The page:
First Thing, Daily Maverick's flagship newsletter

Join the 230 000 South Africans who read First Thing newsletter.

We'd like our readers to start paying for Daily Maverick

More specifically, we'd like those who can afford to pay to start paying. What it comes down to is whether or not you value Daily Maverick. Think of us in terms of your daily cappuccino from your favourite coffee shop. It costs around R35. That’s R1,050 per month on frothy milk. Don’t get us wrong, we’re almost exclusively fuelled by coffee. BUT maybe R200 of that R1,050 could go to the journalism that’s fighting for the country?

We don’t dictate how much we’d like our readers to contribute. After all, how much you value our work is subjective (and frankly, every amount helps). At R200, you get it back in Uber Eats and ride vouchers every month, but that’s just a suggestion. A little less than a week’s worth of cappuccinos.

We can't survive on hope and our own determination. Our country is going to be considerably worse off if we don’t have a strong, sustainable news media. If you’re rejigging your budgets, and it comes to choosing between frothy milk and Daily Maverick, we hope you might reconsider that cappuccino.

We need your help. And we’re not ashamed to ask for it.

Our mission is to Defend Truth. Join Maverick Insider.

Support Daily Maverick→
Payment options

Namibia weighs demands for rape crackdown after street...

Newsdeck

Newsdeck

Namibia weighs demands for rape crackdown after street protests

Photo: South African prisoners queue up to register to vote at a jail in Bloemfontein March 9
By Reuters
13 Oct 2020 0

WINDHOEK, Oct 13 (Thomson Reuters Foundation) - Street protests that led to the arrest of 25 women's rights activists in Namibia at the weekend have prompted the government to launch an urgent review to consider their demands for tougher penalties for rape and sexual abuse.

Hundreds of protesters took to the streets of Windhoek, the city of Walvis Bay and a town north of the capital, Otjiwarongo, after police said they believed they had found the remains of a 20-year-old woman who went missing earlier this year.

Police detained 25 demonstrators, including two journalists, on Saturday for violating the country’s coronavirus lockdown curbs, but the charges were dropped on Monday.

Prime Minister Saara Kuugongelwa-Amadhila, Namibia’s first woman premier, said the government was giving immediate attention to the protesters’ demands.

“We have been working around the clock to review the demands and assess the key areas that we intend to respond to, including enhancing the policy, legal and institutional safeguards,” Kuugongelwa-Amadhila said in a media statement.

Women’s rights campaigners in the southern African nation hailed the weekend protest, with many taking to social media to express solidarity with the men and women who were detained.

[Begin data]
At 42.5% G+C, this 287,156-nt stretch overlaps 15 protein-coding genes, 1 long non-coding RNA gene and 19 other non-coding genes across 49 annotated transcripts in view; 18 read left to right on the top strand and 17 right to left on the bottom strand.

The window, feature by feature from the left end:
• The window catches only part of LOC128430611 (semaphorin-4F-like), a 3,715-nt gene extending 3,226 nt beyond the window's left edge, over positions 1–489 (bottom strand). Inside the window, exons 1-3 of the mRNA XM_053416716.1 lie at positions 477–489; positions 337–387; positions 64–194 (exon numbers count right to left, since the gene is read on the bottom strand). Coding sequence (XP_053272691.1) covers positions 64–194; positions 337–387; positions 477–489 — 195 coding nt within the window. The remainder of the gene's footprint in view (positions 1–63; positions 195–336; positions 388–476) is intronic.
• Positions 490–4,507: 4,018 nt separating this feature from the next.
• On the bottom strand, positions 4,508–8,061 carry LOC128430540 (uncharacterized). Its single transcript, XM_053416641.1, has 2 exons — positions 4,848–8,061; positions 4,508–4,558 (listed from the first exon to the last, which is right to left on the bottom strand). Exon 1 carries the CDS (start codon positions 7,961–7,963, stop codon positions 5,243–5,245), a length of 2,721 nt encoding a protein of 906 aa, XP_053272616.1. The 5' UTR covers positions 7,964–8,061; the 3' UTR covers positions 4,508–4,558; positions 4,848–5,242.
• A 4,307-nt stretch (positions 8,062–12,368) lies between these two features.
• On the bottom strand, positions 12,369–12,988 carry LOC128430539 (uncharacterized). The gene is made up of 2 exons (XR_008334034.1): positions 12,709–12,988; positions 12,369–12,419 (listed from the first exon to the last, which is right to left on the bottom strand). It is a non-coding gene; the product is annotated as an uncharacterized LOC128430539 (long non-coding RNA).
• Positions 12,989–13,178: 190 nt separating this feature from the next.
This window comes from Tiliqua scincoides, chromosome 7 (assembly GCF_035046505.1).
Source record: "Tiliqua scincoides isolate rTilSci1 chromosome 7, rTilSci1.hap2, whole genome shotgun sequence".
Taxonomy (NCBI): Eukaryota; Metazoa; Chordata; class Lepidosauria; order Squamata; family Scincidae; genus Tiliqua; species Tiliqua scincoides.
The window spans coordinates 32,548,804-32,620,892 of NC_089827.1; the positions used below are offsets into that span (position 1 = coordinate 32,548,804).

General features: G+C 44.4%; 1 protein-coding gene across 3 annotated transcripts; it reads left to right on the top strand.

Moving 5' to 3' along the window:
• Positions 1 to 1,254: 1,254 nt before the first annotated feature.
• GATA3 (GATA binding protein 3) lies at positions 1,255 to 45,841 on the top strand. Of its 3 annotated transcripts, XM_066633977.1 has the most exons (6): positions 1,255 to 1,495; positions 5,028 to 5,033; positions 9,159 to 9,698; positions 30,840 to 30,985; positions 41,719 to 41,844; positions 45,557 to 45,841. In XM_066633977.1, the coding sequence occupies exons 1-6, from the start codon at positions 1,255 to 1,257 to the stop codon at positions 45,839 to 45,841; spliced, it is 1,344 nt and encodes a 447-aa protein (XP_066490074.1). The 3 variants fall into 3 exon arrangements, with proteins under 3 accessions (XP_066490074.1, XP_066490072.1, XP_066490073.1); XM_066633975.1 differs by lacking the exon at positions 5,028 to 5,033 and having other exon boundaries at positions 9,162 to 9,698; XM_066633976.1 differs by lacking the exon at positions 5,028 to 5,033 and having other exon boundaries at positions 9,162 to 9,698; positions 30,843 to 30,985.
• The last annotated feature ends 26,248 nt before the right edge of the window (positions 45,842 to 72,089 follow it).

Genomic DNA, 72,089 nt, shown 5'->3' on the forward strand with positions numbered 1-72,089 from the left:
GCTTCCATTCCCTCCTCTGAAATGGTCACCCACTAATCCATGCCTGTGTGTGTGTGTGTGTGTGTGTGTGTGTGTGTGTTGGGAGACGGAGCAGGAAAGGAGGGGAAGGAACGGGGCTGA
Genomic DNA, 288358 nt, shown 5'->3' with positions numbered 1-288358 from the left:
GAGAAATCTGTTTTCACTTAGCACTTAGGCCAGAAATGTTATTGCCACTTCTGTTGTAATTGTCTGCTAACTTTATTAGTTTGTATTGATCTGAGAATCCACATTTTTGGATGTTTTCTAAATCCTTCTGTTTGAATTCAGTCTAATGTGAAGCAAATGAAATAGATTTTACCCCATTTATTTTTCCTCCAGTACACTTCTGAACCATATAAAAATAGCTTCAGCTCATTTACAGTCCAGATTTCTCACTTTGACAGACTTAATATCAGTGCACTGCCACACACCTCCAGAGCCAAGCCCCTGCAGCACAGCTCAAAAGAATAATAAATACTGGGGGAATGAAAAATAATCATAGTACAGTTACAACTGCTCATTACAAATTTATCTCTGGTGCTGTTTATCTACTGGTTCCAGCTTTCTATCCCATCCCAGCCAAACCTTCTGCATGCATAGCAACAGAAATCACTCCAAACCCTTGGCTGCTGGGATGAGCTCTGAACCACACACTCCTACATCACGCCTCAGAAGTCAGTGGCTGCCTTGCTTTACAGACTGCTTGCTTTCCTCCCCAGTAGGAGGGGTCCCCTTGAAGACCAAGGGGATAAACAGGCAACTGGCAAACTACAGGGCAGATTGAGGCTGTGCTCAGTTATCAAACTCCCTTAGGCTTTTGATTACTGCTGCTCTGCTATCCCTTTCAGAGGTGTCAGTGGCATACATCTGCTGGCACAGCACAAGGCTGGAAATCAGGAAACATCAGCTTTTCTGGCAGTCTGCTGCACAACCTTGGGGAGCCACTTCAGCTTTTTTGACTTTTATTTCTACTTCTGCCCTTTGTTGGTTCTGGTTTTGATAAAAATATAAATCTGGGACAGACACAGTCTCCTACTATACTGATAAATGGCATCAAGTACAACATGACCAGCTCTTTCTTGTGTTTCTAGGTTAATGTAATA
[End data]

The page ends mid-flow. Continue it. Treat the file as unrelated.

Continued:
“This (protest) is long overdue. Women will no longer be silenced and I am happy young women are at the forefront,” veteran women’s rights activist Rosa Namises told the Thomson Reuters Foundation in a phone interview.

Video footage showing the protesters being pushed into police vans received online support under the hashtag #ShutItAllDownNamibia, referring to a call by the protesters for a state of emergency to tackle violence against women.

“I stand in feminist solidarity with Namibians taking to the streets… our struggles have always been connected, I share your rage,” one of South Africa’s leading academics on rape, Pumla Dineo Gqola, said in a video statement on Twitter.

Namibian police said the force had taken a tolerant line towards the protesters, despite their action being unlawful.

“We urge the public to desist from conducting unlawful acts, such as the current protests… They should always follow the lawful procedures in expressing their grievances,” a police statement said.

According to the United Nations Office on Drugs and Crime (UNODC), 1 in 4 Namibian women are survivors of intimate partner violence.

Police inspector Hendrik Marthinus Olivier of the Gender Based Violence Protection Unit in Windhoek told the Thomson Reuters Foundation earlier this year that they receive 300 to 400 domestic violence cases per month. (Written by Kim Harrisberg @KimHarrisberg; Editing by Helen Popper; Please credit the Thomson Reuters Foundation, the charitable arm of Thomson Reuters, that covers the lives of people around the world who struggle to live freely or fairly. Visit http://news.trust.org)

Gallery

Comments - share your knowledge and experience

Please note you must be a Maverick Insider to comment. Sign up here or sign in if you are already an Insider.

Everybody has an opinion but not everyone has the knowledge and the experience to contribute meaningfully to a discussion. That’s what we want from our members. Help us learn with your expertise and insights on articles that we publish. We encourage different, respectful viewpoints to further our understanding of the world. View our comments policy here.

No Comments, yet

Please peer review 3 community comments before your comment can be posted